Back on Rock

With gear dusted off and superb mountain conditions lying ahead, confidence and excitement brimmed: ultra-classic, moderately-difficult and traditionally-protected routes were going to be slain left, right and centre.

‘Watch me!’ The Highlands bathed in glorious evening light, Martin was halfway up the pitch, and his confidence was evaporating. ‘. . . this looks like the bold bit,’ he gibbered, the quiver of his leg increasing. 

Rob fumbled anxiously with the ropes, unsure whether to shout encouragement, remain silent or suggest retreat. ‘Can you see any gear?’

The supportive intent of the question was lost on the leader; it was interpreted as a challenge. As if spring had arrived, ‘nest building’ must begin – though not before the most strenuous position on the route was attained. Moving from his stance, Martin found some minuscule holds. These perfectly complemented the slippery, black sloping rock onto which he smeared his feet. A precarious perch that allowed access (though only just) to an awkward-looking crack into which some gear could be fiddled. He grabbed a karabiner from his harness. ‘Aye, these will go perfectly in this crack. Can’t beat offset nuts.’

The sun crept out of sight, the golden evening turned to dusk and a cool breeze blew down the glen. Rob shivered. It’s ok, he thought. Martin will place some gear, pull though the crux and we’ll be away.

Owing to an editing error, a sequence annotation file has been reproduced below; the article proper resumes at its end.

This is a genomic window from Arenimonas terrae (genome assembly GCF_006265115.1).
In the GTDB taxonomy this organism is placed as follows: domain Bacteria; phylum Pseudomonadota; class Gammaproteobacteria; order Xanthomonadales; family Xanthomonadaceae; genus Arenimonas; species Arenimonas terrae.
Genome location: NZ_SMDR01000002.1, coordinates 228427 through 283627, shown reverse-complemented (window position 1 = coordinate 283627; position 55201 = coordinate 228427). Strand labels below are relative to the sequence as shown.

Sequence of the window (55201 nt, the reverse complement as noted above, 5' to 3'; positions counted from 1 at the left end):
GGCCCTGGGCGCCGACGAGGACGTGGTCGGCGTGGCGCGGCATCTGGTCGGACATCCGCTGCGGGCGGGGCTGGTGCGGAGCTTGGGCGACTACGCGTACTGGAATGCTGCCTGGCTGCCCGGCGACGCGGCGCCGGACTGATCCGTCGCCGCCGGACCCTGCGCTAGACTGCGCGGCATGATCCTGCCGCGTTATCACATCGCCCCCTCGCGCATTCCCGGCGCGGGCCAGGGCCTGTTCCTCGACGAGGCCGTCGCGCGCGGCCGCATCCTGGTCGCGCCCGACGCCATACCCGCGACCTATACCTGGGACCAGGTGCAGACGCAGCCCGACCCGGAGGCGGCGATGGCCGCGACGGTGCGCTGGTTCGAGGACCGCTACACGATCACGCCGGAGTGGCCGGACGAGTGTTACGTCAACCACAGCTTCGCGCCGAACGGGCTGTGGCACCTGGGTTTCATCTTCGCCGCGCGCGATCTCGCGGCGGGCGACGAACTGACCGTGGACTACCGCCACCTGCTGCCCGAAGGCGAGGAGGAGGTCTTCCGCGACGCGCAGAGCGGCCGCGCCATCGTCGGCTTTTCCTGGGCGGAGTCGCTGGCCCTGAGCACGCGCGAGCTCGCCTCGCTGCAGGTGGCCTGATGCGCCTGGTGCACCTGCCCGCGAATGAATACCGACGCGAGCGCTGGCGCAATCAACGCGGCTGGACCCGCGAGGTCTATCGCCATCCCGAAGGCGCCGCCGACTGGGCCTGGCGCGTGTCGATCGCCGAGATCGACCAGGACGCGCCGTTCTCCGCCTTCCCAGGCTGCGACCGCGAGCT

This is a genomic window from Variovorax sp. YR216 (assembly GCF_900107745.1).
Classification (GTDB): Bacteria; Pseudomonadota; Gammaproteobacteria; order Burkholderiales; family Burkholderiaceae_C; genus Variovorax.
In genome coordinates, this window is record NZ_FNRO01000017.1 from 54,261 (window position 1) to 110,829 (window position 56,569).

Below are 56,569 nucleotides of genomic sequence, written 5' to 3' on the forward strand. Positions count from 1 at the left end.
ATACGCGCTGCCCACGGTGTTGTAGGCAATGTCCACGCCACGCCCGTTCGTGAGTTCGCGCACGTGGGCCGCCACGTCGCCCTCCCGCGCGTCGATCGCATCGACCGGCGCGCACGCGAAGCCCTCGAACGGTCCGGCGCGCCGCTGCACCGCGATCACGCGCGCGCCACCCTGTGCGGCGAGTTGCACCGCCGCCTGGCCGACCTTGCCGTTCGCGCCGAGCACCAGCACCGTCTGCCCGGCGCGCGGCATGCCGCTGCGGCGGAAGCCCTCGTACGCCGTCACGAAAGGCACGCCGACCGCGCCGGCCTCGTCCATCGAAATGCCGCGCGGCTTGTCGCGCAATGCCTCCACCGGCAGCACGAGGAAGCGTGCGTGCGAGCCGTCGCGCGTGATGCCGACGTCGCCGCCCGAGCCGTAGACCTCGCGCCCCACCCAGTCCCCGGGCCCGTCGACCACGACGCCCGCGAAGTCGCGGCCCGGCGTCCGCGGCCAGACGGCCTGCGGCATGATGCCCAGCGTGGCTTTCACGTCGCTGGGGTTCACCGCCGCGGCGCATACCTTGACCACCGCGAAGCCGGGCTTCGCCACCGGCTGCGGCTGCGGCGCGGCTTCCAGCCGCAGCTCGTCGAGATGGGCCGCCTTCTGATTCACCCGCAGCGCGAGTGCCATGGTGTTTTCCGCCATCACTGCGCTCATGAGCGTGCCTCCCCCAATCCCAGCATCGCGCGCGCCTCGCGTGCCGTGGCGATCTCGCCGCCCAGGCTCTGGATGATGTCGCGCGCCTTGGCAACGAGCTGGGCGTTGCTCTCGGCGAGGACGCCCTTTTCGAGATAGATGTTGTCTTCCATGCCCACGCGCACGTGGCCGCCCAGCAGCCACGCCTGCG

A nut was placed. ‘Nice one,’ Rob called up, but once again, the intent was lost. Martin shook out, fighting the lactic in his arms. Months of hard-earned fitness at the wall invested in a single body position. He clung to the crux holds and, judging by the noises he was making, was suffering from an unrecoverable pump. He reached down to his harness again. One nut was not enough.

The seasons changed. A cold, hard winter set in. Martin wasn’t giving up. Two nuts were now lodged into the complex and confusing features of the rock. Lactic acid levels were critical. The tongue of a glacier slithered past, its icy, blue body groaning as it reclaimed the valley.

‘Better to be safe than sorry!’ shouted Martin, oblivious to the passage of a geological era.

Fingers clutching at edges, toes stabbing into cracks, and with the fluidity of a bag of nails, the heroic leader inched towards success. One move, shake. Another move, shake. Reverse, shake . . .

On finally reaching the belay above, Rob confirmed that, even though he was on second, the route was not that difficult and had been climbed in poor style. With nothing more to add and ropes thrown down, they abseiled into the night.

Walking back to camp, Martin and Rob reflected. First day back on rock you’re going to feel a little rusty, but tomorrow is a new day. Yes, a new day . . . with a dented confidence, a little more humility and modified expectations.

Creator’s biography

Rob shares his time between his young family, working at the Press, climbing and mountain biking. Given the availability of time, and direct relationship between availability of time and production of writing, the majority of his creative output takes the form of photography, little of which has been published. Formerly driven by numbers and rate of product, he now (mostly) relishes the complete experience provided by the outdoors, the people he shares it with, and the inspiration and growth these two things can provide.